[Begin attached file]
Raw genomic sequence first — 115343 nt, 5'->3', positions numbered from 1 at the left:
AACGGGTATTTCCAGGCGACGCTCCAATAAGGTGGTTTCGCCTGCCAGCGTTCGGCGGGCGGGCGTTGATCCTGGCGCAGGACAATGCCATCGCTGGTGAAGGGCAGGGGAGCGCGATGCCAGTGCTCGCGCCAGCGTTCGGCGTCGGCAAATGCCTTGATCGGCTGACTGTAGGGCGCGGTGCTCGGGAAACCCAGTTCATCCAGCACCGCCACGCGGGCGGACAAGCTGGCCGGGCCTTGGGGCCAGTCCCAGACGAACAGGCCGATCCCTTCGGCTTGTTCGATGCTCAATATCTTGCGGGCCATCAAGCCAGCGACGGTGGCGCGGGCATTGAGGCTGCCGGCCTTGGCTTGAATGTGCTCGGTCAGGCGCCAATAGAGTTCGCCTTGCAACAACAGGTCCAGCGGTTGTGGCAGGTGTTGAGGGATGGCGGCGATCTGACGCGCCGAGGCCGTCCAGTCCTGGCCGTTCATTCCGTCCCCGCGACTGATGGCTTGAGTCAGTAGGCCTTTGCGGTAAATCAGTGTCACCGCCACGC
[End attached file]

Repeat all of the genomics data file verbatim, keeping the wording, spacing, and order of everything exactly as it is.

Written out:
Raw genomic sequence first — 115343 nt, 5'->3', positions numbered from 1 at the left:
AACGGGTATTTCCAGGCGACGCTCCAATAAGGTGGTTTCGCCTGCCAGCGTTCGGCGGGCGGGCGTTGATCCTGGCGCAGGACAATGCCATCGCTGGTGAAGGGCAGGGGAGCGCGATGCCAGTGCTCGCGCCAGCGTTCGGCGTCGGCAAATGCCTTGATCGGCTGACTGTAGGGCGCGGTGCTCGGGAAACCCAGTTCATCCAGCACCGCCACGCGGGCGGACAAGCTGGCCGGGCCTTGGGGCCAGTCCCAGACGAACAGGCCGATCCCTTCGGCTTGTTCGATGCTCAATATCTTGCGGGCCATCAAGCCAGCGACGGTGGCGCGGGCATTGAGGCTGCCGGCCTTGGCTTGAATGTGCTCGGTCAGGCGCCAATAGAGTTCGCCTTGCAACAACAGGTCCAGCGGTTGTGGCAGGTGTTGAGGGATGGCGGCGATCTGACGCGCCGAGGCCGTCCAGTCCTGGCCGTTCATTCCGTCCCCGCGACTGATGGCTTGAGTCAGTAGGCCTTTGCGGTAAATCAGTGTCACCGCCACGC